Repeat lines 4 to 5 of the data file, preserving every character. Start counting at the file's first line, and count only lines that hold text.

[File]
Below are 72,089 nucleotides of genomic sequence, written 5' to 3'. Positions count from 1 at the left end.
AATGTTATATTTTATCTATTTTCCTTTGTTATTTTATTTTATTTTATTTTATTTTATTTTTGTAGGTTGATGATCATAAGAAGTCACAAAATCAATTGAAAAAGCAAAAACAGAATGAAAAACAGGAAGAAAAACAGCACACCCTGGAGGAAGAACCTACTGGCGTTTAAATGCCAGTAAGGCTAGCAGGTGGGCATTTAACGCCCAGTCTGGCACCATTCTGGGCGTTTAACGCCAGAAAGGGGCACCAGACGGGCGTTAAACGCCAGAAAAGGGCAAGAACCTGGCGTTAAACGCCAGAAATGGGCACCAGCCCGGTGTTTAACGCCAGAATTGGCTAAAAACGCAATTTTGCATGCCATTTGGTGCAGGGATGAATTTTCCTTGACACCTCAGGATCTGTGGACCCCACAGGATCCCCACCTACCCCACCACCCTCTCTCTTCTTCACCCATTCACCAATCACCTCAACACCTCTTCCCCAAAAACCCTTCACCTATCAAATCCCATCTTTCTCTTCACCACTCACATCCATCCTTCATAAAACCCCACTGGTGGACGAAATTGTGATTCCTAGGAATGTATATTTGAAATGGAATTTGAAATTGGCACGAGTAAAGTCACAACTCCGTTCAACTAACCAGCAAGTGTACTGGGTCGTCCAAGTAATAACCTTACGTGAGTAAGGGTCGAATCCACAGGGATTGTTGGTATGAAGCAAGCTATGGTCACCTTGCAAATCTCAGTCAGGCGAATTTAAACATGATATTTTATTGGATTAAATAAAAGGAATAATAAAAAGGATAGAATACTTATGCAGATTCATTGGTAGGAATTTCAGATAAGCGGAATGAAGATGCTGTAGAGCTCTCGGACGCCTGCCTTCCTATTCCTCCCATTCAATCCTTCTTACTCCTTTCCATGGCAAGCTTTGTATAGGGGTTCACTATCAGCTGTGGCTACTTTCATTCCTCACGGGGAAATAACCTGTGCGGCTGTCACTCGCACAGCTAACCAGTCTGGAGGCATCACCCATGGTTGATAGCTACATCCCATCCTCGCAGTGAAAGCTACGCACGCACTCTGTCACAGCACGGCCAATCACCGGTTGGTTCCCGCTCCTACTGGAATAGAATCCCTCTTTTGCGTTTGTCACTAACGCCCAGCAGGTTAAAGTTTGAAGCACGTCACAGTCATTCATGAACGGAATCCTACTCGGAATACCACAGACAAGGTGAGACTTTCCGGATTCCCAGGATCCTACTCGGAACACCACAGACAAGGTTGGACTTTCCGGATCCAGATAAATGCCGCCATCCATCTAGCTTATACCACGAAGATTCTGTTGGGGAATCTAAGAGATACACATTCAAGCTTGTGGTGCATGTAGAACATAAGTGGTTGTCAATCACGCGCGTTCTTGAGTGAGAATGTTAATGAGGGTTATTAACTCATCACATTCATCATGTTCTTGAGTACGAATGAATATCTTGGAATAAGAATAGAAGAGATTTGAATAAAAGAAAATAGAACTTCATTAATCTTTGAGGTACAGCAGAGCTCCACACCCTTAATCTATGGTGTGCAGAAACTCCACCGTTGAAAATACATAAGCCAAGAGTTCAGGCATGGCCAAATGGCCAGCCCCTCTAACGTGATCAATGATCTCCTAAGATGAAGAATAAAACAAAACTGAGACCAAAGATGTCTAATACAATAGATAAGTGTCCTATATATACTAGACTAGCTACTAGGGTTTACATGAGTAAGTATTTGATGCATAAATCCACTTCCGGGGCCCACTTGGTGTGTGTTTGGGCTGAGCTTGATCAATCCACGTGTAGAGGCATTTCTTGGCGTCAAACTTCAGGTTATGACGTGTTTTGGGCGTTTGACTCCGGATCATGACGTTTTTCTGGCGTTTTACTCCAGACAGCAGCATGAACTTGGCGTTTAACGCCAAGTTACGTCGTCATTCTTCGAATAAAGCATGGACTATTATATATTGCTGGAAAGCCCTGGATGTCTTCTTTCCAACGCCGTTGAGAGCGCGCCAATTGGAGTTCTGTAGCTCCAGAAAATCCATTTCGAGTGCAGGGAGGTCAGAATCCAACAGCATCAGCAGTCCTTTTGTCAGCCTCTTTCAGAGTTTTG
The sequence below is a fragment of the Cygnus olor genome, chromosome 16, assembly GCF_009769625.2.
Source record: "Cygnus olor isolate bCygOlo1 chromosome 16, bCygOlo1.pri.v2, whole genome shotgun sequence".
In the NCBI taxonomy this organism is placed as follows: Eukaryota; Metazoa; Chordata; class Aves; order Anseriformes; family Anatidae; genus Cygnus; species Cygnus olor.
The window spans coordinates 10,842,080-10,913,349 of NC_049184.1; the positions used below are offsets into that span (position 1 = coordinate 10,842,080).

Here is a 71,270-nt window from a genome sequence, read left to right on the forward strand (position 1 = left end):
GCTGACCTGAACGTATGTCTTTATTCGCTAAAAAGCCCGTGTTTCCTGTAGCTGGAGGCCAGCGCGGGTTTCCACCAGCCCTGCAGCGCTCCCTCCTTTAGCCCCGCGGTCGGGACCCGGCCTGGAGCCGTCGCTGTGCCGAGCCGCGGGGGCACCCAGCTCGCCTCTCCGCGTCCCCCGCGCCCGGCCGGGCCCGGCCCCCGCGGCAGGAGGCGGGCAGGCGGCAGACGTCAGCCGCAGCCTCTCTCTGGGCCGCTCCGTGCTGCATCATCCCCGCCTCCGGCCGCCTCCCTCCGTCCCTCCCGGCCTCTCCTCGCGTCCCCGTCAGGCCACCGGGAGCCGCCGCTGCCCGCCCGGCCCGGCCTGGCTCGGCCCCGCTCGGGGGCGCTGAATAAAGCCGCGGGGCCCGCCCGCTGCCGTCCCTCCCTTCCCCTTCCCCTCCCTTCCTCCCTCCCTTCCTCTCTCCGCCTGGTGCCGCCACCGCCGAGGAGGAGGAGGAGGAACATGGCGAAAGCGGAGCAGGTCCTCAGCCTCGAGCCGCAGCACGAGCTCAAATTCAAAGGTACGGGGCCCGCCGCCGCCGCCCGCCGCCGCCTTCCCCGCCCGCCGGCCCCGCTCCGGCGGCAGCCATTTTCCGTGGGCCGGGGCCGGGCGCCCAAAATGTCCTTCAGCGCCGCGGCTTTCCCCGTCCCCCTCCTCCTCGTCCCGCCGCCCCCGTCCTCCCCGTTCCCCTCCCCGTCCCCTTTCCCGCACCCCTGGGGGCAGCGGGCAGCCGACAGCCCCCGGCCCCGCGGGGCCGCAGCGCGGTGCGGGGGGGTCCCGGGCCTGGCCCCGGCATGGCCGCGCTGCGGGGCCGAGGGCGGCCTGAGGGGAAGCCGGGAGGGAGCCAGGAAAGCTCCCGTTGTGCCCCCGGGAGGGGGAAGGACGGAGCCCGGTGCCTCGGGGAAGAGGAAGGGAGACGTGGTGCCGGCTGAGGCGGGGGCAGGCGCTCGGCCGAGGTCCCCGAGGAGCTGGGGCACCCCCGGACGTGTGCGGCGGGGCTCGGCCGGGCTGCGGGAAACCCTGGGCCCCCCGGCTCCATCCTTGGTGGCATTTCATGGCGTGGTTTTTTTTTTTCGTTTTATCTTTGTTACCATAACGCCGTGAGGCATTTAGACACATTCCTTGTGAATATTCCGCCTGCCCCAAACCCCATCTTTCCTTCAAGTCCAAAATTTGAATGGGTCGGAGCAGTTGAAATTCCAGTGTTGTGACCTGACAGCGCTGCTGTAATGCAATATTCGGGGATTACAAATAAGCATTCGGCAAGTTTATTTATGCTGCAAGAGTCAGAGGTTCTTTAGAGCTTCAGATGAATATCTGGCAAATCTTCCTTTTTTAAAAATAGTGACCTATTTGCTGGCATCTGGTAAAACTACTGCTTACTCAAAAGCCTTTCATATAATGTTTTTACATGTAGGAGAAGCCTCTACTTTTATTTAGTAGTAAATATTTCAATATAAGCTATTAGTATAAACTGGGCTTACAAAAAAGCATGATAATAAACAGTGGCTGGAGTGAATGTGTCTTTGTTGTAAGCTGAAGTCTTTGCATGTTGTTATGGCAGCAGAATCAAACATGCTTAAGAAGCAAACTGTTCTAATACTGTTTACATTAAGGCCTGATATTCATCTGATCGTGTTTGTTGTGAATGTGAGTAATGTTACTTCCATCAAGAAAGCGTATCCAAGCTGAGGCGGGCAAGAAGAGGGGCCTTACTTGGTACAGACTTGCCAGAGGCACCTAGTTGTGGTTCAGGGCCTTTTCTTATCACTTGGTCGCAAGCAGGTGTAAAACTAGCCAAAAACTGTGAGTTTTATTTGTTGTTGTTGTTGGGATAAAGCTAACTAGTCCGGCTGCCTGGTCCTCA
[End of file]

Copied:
Source record: "Cygnus olor isolate bCygOlo1 chromosome 16, bCygOlo1.pri.v2, whole genome shotgun sequence".
In the NCBI taxonomy this organism is placed as follows: Eukaryota; Metazoa; Chordata; class Aves; order Anseriformes; family Anatidae; genus Cygnus; species Cygnus olor.